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Liam, Welcome to the club from a NZ based victim. That was a terrible attack to suffered and I can only add to the advice of those who tell you to take one bite at a time in overcoming your problems. Many seem insurmountable at first but to persist in your attempts is the only way to beat them

Deigh

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Hi Liam, Another Aussie here. I'm in Melbourne in the second Covid lockdown, which sucks. Where are you based?  My stroke was vertebral artery dissection in August 2010, so I'm coming up to my 10 year anniversary.  I lost my complete left side, but have with much time and work got a lot of function back, and am now walking unaided and working on learning to run again. 

This thing will kick you in the teeth at first but it does improve so long as you keep working at it.  I was very relieved to not have swallowing issues, but I did/do have emotional lability and fatigue issues.

This thing is a long slow climb up from the bottom of the well. Hang in there and keep crawling.

-Heather

 

On 7/8/2020 at 11:24 AM, becky1 said:

 I have another suggestion for you: For your depression try to find a neuropsychiatrist. They are specialists in treating things like depression following a stroke.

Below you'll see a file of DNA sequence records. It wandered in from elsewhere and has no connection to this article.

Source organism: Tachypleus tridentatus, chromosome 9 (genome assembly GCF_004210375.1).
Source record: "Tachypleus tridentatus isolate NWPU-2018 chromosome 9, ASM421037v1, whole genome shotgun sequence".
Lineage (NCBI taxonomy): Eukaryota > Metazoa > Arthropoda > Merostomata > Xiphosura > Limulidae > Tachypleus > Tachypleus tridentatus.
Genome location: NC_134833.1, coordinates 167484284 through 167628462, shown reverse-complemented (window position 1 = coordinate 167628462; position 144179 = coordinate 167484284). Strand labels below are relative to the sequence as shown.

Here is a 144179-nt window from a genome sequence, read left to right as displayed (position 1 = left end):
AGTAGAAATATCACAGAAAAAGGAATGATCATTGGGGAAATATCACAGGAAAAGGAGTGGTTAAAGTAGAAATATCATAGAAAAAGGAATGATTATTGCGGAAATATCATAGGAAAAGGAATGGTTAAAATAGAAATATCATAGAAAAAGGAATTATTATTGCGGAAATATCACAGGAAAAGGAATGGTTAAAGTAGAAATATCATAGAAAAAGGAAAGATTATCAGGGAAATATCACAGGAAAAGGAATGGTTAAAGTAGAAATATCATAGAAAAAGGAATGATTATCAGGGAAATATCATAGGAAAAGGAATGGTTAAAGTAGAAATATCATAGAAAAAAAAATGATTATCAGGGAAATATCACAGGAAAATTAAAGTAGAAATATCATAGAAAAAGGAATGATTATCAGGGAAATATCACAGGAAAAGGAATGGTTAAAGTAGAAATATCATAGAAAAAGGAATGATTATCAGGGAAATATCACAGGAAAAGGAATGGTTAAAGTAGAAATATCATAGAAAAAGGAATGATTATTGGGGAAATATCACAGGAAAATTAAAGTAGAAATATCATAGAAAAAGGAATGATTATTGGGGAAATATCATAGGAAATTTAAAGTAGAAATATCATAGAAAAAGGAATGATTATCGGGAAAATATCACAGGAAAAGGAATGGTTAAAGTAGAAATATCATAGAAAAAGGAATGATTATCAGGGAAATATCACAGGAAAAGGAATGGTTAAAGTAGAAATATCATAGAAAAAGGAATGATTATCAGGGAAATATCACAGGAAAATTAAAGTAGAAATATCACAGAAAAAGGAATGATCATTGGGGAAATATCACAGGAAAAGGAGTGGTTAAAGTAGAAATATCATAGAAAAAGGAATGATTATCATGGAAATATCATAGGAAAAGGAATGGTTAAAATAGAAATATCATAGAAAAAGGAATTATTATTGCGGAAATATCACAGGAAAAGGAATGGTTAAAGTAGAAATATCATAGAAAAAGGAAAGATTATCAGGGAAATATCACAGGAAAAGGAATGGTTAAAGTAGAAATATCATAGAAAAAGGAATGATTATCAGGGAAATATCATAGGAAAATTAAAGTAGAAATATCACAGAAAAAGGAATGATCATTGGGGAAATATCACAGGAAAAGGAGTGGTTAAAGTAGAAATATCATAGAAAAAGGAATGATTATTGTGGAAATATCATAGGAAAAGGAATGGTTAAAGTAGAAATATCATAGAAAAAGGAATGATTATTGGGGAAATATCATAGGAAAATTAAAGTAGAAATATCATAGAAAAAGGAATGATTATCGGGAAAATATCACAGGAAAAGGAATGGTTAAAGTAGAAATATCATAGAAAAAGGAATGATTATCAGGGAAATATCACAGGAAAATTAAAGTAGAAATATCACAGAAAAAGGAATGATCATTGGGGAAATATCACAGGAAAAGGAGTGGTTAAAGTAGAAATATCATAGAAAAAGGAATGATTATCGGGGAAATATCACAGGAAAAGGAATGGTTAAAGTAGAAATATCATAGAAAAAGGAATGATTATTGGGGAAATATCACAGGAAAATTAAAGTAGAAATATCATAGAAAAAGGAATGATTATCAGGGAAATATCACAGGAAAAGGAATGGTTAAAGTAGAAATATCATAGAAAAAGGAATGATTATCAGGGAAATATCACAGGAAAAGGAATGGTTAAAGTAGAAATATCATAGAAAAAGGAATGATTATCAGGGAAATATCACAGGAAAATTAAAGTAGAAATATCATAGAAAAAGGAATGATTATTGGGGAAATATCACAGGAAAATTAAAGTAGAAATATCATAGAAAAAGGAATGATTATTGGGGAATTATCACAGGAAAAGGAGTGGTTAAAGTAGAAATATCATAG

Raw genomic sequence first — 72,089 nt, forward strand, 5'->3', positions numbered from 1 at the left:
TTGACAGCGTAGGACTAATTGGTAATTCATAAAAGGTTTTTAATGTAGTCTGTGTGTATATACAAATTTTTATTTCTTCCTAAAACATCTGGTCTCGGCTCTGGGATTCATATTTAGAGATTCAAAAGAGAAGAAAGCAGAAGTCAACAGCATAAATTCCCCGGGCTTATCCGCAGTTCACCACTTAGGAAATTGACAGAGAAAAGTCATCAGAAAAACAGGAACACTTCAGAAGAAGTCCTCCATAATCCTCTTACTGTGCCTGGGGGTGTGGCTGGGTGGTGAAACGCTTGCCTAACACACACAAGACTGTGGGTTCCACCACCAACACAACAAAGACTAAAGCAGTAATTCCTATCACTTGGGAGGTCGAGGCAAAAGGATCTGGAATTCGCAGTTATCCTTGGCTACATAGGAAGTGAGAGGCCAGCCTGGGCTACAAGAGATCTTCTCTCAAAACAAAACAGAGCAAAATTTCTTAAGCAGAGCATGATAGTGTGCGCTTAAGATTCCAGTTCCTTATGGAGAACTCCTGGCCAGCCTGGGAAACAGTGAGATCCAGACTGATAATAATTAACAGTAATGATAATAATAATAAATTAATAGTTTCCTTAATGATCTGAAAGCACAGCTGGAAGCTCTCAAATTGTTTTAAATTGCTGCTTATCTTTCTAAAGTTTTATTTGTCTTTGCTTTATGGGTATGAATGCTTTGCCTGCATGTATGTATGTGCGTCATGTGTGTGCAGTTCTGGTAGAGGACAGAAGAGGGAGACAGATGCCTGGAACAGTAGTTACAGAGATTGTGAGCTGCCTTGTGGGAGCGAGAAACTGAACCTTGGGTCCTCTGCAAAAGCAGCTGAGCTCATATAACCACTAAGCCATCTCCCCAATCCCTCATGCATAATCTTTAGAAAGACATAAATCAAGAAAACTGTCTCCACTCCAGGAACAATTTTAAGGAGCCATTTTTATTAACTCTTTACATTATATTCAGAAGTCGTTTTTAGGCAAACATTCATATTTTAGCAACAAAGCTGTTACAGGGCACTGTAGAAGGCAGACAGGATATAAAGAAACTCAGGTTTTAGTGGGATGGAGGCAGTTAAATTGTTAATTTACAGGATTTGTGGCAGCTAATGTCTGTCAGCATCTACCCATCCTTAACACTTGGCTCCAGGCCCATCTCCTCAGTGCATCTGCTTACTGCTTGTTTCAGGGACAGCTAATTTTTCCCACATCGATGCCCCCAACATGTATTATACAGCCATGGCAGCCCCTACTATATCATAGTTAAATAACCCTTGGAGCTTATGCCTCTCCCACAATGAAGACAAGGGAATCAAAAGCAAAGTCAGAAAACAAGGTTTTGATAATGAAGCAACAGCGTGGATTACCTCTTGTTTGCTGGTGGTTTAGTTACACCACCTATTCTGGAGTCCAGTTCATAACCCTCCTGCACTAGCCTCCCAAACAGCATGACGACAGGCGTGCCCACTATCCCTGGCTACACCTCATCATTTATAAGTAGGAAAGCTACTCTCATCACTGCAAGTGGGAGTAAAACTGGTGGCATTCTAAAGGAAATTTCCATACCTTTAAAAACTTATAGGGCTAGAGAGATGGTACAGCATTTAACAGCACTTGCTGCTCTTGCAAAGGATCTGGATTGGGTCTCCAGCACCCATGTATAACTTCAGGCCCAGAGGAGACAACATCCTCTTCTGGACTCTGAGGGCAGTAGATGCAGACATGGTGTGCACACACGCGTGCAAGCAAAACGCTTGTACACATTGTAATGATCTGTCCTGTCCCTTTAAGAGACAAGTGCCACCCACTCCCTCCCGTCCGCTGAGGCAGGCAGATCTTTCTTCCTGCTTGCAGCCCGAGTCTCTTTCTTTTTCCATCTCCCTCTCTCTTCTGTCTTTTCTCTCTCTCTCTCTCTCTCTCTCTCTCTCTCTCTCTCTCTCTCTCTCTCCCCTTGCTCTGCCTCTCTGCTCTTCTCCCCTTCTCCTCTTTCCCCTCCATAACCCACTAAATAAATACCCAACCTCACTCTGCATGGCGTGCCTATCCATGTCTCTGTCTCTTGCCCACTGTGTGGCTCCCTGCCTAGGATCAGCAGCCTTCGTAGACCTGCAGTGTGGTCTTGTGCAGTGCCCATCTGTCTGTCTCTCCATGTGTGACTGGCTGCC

Note that there are very different specialists and therapies between countries, so watch out for different terminologies. Neuropsych in Australia works on your processing and cognitive impacts from brain injury, not so much on general psychiatric health. So depending on what they find may actually refer you to phychologist (talk therapy) or general psychiatrist (medical/drug intervention). Having said that the Neuropsych was very useful for understanding my cognitive impacts and return to work planning.  They tend to work with your OT.

As you have probably already worked out a Neurologist here is useless for anything other than physical brain health. If you want functional recovery assistance look for a Rehabilitation Specialist, your GP or physiotherapist can refer you.

 

Good luck and keep at it

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  • 1 month later...

Welcome Liam.

Sandgroper here!

Please keep sharing with everyone. 

Lots of great support on this site.

 

I call us Aussies (and kiwi Deigh) the night shift!

 

💚👑